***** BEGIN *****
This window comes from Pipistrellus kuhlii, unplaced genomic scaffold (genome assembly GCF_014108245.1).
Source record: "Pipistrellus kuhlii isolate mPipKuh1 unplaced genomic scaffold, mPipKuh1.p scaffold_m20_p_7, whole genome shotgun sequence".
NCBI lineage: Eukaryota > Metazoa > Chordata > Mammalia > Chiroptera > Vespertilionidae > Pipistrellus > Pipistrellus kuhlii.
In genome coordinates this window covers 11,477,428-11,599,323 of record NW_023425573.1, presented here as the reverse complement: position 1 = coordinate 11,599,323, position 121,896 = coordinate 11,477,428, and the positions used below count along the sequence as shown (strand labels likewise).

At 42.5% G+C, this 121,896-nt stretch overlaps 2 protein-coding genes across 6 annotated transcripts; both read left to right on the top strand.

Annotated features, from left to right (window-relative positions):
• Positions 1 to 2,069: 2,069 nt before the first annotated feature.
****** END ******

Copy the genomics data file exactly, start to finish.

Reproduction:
This window comes from Pipistrellus kuhlii, unplaced genomic scaffold (genome assembly GCF_014108245.1).
Source record: "Pipistrellus kuhlii isolate mPipKuh1 unplaced genomic scaffold, mPipKuh1.p scaffold_m20_p_7, whole genome shotgun sequence".
NCBI lineage: Eukaryota > Metazoa > Chordata > Mammalia > Chiroptera > Vespertilionidae > Pipistrellus > Pipistrellus kuhlii.
In genome coordinates this window covers 11,477,428-11,599,323 of record NW_023425573.1, presented here as the reverse complement: position 1 = coordinate 11,599,323, position 121,896 = coordinate 11,477,428, and the positions used below count along the sequence as shown (strand labels likewise).

At 42.5% G+C, this 121,896-nt stretch overlaps 2 protein-coding genes across 6 annotated transcripts; both read left to right on the top strand.

Annotated features, from left to right (window-relative positions):
• Positions 1 to 2,069: 2,069 nt before the first annotated feature.